Then how and why did SARS get so much attention?

First the obvious reasons: It’s new, it’s unknown, and thus scary. As the WHO points out: “SARS is the first severe and readily transmissible new disease to strike a globalized society…” The huge growth of international air travel allowed SARS to spread around the world swiftly. The close links of economies and markets made the economic impact of SARS much greater. And super fast communications further added to the social and economic disruption of SARS. This did indeed focus public concern. However, it also did that, says the WHO, to the point of panic.

Sure. But it also caused that kind of panic because it affected the wrong people. The flying classes. Their panic worked its way downwards into society. To the point where families in Ambernath, Pune and Kolkota were bullied to leave their flats and apartments. On the slightest suspicion of SARS. With around 8,400 cases worldwide and 812 deaths, the SARS fatality rate has not gone up beyond ten per cent. But it’s an important ten per cent that’s affected. People who fly.

Tuberculosis on the other hand, mainly kills the kind of people who walk. Who don’t make news unless they die in very large numbers at the same instant. People in the rural areas and in urban slums. Remember the "plague" of 1994 in India and the hysteria it caused? That made the front page almost everywhere in the world quite effortlessly. Actually, the "plague" took 54 lives. The same year, tuberculosis killed 8,000 times as many Indians as the "plague" did. Yet, TB is barely visible in the media.

Of course, coverage doesn't just depend on the number of deaths. Who dies is no less important. And that's another reason why the "plague" got so much space. It threatened the Beautiful People, not just the ones "out there" in the rural areas or in urban slums. Plague germs are notorious for their non-observance of class distinctions They board aircraft and fly club class to New York. That had the flying elites terrified. SARS worked its panic in much the same way. Yet, SARS is the beginning. Many of its ilk will surface and do far greater damage. Because countries everywhere are doing away with the health systems that once kept infectious diseases in check.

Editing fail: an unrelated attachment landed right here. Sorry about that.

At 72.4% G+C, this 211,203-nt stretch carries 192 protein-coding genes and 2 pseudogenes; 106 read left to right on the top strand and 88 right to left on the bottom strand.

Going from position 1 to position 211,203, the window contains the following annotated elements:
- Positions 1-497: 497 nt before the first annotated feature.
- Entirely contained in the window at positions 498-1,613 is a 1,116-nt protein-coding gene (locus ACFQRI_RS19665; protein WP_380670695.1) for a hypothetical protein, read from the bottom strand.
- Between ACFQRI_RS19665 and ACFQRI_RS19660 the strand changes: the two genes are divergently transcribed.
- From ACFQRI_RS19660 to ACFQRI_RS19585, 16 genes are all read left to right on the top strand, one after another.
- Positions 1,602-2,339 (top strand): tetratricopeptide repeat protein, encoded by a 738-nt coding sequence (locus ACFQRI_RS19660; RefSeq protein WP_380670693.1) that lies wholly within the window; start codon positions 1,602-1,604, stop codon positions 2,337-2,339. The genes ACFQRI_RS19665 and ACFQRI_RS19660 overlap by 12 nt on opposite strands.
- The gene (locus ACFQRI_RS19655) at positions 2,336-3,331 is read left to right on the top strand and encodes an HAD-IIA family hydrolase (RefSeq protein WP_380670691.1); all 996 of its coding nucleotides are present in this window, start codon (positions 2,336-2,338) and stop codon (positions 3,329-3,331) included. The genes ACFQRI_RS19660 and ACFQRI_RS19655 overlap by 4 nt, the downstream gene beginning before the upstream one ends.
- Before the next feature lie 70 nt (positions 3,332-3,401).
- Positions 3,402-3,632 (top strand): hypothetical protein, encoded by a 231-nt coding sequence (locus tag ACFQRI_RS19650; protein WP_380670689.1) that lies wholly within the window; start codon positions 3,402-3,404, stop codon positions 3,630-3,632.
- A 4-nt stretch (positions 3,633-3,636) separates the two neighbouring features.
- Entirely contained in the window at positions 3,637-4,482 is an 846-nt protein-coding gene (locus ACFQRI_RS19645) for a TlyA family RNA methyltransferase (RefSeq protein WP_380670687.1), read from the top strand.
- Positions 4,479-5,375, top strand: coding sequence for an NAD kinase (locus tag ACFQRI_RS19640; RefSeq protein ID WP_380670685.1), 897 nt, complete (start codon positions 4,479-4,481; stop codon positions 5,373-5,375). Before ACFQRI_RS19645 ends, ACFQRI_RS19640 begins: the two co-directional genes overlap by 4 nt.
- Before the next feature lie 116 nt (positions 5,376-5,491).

Of course, coverage doesn't just depend on the number of deaths. Who dies is no less important.
Why did SARS hit China? Why so badly? SARS devastated the Chinese in many ways. It just about finished tourism for the time being. It cost billions of dollars to counter. The GDP has taken a beating. The Chinese are paying for years of destroying their version of a health system. Most Chinese got their health care from their work unit. That is, the factories or colleges or enterprises they worked in had health facilities. Those were accessed by people through their workplace unions or associations. As liberalisation and privatisation took root in China, thousands of these enterprises were shut down, Millions were thrown out of work. Now they no more had access to health care. There was no longer an early warning system in place. No local dispensary or hospital to sound the alarm. SARS and other diseases will cost China a lot more than what it tried to save at the expense of its working people.

The same will unfold here, too. As the ruling classes destroy the health entitlements of the poor, diseases far worse than SARS will surface. And yes, they’ll affect the flying classes too.

Growing impoverishment for hundreds of millions will launch not one but many giant health tragedies. As already obscene disparities get even worse, so will people’s access to basic health care. But when those making big bucks from such misery increasingly own the media everywhere, these issues will not be well covered or discussed. Maybe we ought to have all newspapers and television channels carry the following. STATUTORY WARNING Monopoly media are bad for your health.